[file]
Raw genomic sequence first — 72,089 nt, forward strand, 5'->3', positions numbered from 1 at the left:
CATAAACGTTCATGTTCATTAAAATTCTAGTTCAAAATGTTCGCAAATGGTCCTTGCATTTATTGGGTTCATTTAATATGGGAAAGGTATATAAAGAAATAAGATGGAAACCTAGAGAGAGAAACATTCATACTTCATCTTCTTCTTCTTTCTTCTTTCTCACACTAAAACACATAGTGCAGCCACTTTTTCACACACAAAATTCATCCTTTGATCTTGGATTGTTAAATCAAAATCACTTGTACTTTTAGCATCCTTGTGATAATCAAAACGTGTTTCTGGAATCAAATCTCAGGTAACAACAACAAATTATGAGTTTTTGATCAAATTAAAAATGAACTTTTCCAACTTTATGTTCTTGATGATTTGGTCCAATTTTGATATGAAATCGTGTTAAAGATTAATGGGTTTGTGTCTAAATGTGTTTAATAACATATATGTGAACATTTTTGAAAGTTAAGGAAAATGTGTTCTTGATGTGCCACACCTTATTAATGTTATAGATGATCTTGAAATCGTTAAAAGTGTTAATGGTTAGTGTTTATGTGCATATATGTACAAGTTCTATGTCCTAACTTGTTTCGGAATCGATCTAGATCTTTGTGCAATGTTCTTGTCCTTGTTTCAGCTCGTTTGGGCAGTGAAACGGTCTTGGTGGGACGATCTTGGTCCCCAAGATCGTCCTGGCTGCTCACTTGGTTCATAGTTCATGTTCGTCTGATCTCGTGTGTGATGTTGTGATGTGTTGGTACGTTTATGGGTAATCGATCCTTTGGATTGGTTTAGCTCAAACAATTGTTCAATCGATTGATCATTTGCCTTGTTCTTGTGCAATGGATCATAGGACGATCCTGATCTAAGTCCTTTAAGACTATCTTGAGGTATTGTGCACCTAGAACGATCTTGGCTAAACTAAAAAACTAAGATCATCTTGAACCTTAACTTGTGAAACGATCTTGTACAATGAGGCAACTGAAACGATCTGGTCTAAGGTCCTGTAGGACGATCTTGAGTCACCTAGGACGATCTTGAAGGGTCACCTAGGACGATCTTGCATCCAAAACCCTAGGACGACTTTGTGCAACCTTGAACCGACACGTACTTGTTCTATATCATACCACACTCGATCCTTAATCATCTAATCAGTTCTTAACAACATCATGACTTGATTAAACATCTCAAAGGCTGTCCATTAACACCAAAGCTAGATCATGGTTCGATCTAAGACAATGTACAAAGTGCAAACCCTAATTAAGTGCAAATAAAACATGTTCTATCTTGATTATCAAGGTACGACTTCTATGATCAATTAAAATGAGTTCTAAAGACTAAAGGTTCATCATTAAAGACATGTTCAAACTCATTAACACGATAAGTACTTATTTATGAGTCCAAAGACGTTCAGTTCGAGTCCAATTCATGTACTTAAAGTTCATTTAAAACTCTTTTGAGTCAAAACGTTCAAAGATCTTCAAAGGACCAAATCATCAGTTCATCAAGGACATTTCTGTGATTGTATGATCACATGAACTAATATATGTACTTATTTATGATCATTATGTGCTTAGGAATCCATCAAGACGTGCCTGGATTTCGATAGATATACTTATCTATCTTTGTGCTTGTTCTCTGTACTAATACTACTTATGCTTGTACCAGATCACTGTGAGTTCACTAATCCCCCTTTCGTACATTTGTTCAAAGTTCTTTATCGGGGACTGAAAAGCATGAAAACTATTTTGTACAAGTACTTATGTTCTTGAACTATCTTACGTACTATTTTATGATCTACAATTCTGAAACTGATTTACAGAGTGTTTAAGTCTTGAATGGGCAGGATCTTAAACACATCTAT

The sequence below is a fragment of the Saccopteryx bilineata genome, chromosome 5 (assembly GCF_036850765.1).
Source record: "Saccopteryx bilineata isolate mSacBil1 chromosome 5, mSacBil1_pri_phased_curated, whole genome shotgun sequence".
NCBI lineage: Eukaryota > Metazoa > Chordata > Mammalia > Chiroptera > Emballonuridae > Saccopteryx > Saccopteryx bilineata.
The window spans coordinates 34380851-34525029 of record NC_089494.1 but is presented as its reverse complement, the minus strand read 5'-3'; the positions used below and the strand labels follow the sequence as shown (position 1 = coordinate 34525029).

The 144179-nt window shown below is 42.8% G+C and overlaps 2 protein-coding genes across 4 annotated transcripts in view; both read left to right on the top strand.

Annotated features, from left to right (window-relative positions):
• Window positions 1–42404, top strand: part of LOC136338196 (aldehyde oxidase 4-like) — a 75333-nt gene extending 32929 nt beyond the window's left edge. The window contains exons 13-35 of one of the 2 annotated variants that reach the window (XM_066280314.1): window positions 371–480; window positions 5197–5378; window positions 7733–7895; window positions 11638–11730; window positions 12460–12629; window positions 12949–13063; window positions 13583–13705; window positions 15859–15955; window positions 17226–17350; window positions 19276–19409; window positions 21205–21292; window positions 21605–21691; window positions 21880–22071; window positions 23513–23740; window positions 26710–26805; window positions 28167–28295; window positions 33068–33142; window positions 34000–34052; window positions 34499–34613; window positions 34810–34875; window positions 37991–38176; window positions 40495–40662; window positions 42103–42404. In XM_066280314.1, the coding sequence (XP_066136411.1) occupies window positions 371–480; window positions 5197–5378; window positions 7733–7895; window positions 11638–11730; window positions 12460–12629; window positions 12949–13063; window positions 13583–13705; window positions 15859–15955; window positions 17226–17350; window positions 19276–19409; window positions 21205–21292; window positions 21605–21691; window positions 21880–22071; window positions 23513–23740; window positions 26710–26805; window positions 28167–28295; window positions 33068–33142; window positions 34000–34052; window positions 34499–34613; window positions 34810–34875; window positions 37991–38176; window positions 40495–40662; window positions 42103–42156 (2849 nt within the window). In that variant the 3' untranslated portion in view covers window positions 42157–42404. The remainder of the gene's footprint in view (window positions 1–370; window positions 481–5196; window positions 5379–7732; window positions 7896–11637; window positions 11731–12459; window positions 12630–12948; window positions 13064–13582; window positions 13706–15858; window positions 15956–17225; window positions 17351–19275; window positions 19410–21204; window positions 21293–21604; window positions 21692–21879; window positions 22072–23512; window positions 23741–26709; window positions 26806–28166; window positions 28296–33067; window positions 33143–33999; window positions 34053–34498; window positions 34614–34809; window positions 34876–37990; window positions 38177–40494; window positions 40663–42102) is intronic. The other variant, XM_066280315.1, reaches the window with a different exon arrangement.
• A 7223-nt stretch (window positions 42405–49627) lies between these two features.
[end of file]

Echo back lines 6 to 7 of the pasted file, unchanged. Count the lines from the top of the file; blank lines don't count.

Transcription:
The window spans coordinates 34380851-34525029 of record NC_089494.1 but is presented as its reverse complement, the minus strand read 5'-3'; the positions used below and the strand labels follow the sequence as shown (position 1 = coordinate 34525029).

The 144179-nt window shown below is 42.8% G+C and overlaps 2 protein-coding genes across 4 annotated transcripts in view; both read left to right on the top strand.